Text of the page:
Opinion

The real problem on college campuses is Zionophobia

Why should having a Zionist identity make you the only endangered species on your college campus?

Israeli Apartheid Week on the University of California, Irvine campus. Credit: AMCHA Initiative.
Israeli Apartheid Week on the University of California, Irvine campus. Credit: AMCHA Initiative.
DAVID SUISSA Editor-in-Chief Tribe Media/Jewish Journal (Israeli American Council)
David Suissa
David Suissa is editor-in-chief and publisher of Tribe Media Corp and Jewish Journal. He can be reached at davids@jewishjournal.com.

A little more than a year ago, I wrote a column arguing that, in many ways, anti-Zionism is more dangerous than anti-Semitism. My point was that going after the Jewish state was a sneaky way of going after the Jews. By hiding behind anti-Zionism—which is more acceptable in polite circles—Jew-hatred can continue undetected.

Since then, anti-Zionism has become more and more mainstream, and more and more acceptable. It’s become a phobia. The most potent expression of this phenomenon is on college campuses, where anti-Zionism is now a flourishing industry with virtually no consequences.

All societal phobias—from homophobia to Islamophobia to transphobia—are unacceptable, except, apparently, for Zionophobia (a term I picked up from my friend Judea Pearl.)

When Rose Ritch was bullied and harassed into resigning from her student government post at USC, it was her Zionist identity that was used against her. That’s all her harassers needed. They knew that there would be no consequences because anti-Zionism has been allowed to roam free on campuses for so long.

In my op-ed calling on USC leaders to take action, I mentioned condemnation of the strain of Jew-hatred “that hides behind anti-Zionism.” I also quoted Rabbi David Wolpe’s piercing tweet that “being a Zionist” is the “one impermissible identity for students.”

Yet, when USC leaders subsequently released a statement in Ritch’s support, that Zionist identity was downplayed. The focus was on anti-Semitism and other hatreds rather than anti-Zionism. That may be less controversial, but it’s also a mistake and a missed opportunity.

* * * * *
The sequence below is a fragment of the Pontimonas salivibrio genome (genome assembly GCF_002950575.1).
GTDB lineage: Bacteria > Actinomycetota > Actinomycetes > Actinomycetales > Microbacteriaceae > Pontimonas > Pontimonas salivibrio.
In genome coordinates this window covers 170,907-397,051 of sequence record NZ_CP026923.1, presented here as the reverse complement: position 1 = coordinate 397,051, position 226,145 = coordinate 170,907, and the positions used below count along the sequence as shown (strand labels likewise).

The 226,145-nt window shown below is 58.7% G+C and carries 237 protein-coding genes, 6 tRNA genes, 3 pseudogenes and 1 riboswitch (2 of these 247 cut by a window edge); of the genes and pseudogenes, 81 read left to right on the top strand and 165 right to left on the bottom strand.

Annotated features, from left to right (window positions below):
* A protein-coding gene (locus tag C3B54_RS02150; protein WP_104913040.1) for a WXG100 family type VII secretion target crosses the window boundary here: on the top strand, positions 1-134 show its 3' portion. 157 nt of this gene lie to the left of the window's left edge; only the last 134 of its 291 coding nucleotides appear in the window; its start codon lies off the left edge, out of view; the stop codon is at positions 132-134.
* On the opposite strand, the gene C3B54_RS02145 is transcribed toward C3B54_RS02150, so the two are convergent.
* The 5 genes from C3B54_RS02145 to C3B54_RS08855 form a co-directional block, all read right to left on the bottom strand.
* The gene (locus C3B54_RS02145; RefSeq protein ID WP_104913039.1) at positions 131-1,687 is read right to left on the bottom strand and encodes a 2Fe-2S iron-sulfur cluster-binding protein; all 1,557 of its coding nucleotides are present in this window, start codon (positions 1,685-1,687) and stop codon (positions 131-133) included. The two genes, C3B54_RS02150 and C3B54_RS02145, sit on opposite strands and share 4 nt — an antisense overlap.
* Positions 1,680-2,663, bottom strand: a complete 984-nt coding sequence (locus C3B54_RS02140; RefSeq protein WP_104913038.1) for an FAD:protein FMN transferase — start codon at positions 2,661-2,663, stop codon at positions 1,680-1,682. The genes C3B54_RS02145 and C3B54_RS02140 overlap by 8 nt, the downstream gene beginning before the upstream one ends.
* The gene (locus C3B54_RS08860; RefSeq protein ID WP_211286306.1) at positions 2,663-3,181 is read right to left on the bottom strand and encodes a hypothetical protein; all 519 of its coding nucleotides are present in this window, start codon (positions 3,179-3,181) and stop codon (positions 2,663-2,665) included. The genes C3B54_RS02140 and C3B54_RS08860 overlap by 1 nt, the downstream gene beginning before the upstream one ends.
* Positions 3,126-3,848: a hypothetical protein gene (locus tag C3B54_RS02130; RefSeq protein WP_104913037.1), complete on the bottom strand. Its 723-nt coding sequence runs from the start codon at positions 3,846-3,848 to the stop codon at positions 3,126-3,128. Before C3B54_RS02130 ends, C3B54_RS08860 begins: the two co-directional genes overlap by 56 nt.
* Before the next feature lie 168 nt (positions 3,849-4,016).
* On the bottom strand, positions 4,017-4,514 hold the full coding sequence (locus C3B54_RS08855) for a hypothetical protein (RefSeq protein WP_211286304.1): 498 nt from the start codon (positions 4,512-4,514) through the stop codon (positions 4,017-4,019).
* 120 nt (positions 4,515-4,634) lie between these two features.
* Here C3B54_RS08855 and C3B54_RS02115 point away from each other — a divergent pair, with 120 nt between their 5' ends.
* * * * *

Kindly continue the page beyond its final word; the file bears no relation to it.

If college leaders across the country are hoping to make headway in creating a safe space for pro-Israel students, they must stamp out Zionophobia with the same determination they stamp out other phobias.

There must be consequences for students who harass other students because of their Zionist identity, just as there is for other forms of harassment. The students who bullied Rose Ritch precisely because of her Zionist identity must not be let off the hook. Otherwise, how can we expect this kind of blatant discrimination to ever stop?

USC can take the lead in seriously taking on anti-Zionist harassment. For starters, the new initiative they are getting behind, a university-wide initiative launched by the USC Shoah Foundation, “Stronger than Hate,” must include fighting anti-Zionism on its agenda.

This should not be that difficult. Zionism is a positive, multicultural movement that has enriched the world. It is the culmination of 1,900 years of yearning by a people to return home. The fact that there is a heated controversy over Israeli policies (as there is here in America and in most other countries) is no excuse to allow students to attack other students because of their Zionist identity.

After all, why should having a Zionist identity make you the only endangered species on your college campus?

David Suissa is editor-in-chief and publisher of Tribe Media Corp and Jewish Journal. He can be reached at davids@jewishjournal.com.

This article was first published by the Jewish Journal.

The opinions and facts presented in this article are those of the author, and neither JNS nor its partners assume any responsibility for them.
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